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dc.contributor.authorTeh, Andrew Wen
dc.contributor.authorReddy, Vivek Yen
dc.contributor.authorKoruth, Jacob Sen
dc.contributor.authorMiller, Marc Aen
dc.contributor.authorChoudry, Subbaraoen
dc.contributor.authorD'Avila, Andreen
dc.contributor.authorDukkipati, Srinivas Ren
dc.identifier.citationJournal of Cardiovascular Electrophysiology 2014; 25(10): 1093-9en
dc.description.abstractStandard unipolar radiofrequency ablation (RFA) is typically successful in eliminating premature ventricular contractions (PVCs) originating from the ventricular outflow tract region. In a minority of cases, this approach may be ineffective. We report 4 cases where bipolar RFA was attempted after failed unipolar RFA.From a total of 73 consecutive PVC ablations, 4 patients underwent bipolar RFA after failed unipolar ablation. Three-dimensional electroanatomic activation mapping of the right and left ventricular outflow (RVOT and LVOT), coronary sinus, and aortic root was performed.Mean age was 53 ± 22 years, 3 male. The mean 24-hour PVC burden in these patients was 33,107 ± 8,712. In 3 of 4 patients, the RVOT activation was earlier than the left side. The earliest activation on the left was in the right coronary cusp in 2 patients and left coronary cusp in 2. Unipolar RFA delivered sequentially at the site of earliest RVOT and then earliest aortic cusp sites failed to eradicate the PVCs in all 4 patients. Subsequently, bipolar RFA was applied between irrigated catheters placed at the earliest RVOT and aortic root sites. This approach eliminated PVCs in 3 of 4 (75%) cases. At a median follow-up of 4 months, those with successful bipolar RFA had no recurrence of clinical PVCs.This report demonstrates the potential utility of bipolar RFA in patients with outflow tract PVCs that fail unipolar RFA.en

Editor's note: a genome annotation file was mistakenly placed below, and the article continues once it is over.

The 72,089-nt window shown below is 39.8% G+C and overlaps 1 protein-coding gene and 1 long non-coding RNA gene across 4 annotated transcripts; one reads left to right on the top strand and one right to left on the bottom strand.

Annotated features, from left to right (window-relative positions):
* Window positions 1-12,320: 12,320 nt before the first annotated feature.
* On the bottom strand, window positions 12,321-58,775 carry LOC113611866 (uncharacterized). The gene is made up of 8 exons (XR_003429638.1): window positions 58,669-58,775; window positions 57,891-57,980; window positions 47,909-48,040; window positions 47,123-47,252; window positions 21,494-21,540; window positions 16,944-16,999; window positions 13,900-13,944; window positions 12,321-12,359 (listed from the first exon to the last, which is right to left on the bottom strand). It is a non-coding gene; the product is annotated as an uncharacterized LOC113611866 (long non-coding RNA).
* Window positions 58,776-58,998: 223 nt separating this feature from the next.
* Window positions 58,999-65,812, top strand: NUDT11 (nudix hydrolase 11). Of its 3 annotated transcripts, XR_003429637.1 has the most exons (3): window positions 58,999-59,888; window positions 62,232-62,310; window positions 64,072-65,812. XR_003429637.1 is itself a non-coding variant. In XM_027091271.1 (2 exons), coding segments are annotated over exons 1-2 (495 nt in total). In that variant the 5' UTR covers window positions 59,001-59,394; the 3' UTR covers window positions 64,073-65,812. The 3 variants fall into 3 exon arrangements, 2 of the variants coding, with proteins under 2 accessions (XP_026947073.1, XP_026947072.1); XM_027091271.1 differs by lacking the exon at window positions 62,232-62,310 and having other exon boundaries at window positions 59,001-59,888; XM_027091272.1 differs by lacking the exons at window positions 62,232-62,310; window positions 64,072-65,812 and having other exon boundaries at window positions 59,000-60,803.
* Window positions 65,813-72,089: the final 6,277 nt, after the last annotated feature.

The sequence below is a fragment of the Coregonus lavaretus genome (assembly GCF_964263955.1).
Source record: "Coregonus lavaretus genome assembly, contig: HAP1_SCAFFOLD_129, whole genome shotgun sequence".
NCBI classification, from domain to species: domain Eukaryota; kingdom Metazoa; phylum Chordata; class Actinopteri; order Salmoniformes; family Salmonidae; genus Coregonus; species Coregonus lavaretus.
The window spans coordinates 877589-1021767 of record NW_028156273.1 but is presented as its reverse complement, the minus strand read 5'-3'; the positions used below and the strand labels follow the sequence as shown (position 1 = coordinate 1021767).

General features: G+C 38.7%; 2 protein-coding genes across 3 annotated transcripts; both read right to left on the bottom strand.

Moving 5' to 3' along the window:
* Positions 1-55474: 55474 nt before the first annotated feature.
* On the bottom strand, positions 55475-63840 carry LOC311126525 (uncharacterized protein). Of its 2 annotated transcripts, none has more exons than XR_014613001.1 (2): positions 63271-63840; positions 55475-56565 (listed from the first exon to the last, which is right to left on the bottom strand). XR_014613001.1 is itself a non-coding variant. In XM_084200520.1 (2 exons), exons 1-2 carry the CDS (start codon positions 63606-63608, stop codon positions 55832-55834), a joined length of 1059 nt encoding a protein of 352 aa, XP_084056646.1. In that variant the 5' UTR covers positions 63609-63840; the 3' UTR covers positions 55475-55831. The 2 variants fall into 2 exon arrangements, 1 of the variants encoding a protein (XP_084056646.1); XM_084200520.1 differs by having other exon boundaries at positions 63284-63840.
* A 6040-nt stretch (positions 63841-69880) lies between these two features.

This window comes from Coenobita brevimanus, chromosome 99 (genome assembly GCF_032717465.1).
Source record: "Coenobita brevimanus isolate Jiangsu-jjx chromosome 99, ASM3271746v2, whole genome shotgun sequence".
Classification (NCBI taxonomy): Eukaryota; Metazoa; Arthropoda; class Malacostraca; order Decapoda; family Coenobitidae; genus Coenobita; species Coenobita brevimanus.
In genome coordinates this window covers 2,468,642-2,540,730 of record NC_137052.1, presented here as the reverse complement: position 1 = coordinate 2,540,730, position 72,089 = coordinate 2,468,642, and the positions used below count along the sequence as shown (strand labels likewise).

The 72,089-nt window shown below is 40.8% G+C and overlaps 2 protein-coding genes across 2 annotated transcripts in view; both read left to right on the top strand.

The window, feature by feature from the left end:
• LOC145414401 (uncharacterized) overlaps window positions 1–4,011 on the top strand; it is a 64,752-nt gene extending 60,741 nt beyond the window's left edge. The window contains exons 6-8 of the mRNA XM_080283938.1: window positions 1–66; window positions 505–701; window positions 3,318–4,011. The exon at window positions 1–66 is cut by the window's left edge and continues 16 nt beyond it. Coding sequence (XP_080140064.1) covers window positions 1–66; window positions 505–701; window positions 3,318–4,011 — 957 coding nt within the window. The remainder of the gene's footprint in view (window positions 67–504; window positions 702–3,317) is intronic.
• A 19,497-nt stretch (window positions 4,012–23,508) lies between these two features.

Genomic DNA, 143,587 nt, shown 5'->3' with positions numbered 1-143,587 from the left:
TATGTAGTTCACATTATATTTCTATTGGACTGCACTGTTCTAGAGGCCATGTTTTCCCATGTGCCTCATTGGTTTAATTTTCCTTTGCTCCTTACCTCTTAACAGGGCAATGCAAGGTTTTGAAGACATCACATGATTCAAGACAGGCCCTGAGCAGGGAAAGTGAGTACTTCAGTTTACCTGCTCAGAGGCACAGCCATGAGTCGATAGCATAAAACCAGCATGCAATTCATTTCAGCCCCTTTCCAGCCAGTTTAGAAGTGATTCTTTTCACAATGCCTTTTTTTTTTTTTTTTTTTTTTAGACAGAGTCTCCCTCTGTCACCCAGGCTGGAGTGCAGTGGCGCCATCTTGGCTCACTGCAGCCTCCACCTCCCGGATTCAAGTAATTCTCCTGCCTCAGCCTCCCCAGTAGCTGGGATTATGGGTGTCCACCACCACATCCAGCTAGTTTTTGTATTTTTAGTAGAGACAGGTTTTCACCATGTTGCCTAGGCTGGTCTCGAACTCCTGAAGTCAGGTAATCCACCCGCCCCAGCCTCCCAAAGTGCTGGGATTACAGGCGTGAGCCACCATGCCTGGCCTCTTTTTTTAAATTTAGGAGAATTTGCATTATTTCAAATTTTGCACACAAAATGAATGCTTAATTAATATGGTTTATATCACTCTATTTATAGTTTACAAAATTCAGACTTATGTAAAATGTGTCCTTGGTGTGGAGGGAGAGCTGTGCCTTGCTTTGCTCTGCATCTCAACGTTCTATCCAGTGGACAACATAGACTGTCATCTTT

dc.subject.othercatheter ablationen
dc.subject.otherelectroanatomic mappingen
dc.subject.otherventricular tachycardiaen
dc.titleBipolar radiofrequency catheter ablation for refractory ventricular outflow tract arrhythmias.en
dc.typeJournal Articleen
dc.identifier.journaltitleJournal of cardiovascular electrophysiologyen
dc.identifier.affiliationCardiology Department, Monash University Eastern Health, Victoria, Australiaen
dc.identifier.affiliationHelmsley Electrophysiology Center, Mount Sinai School of Medicine, New York City, New York, USAen
dc.identifier.affiliationDepartment of Cardiology, Austin Hospital, Victoria, Australiaen
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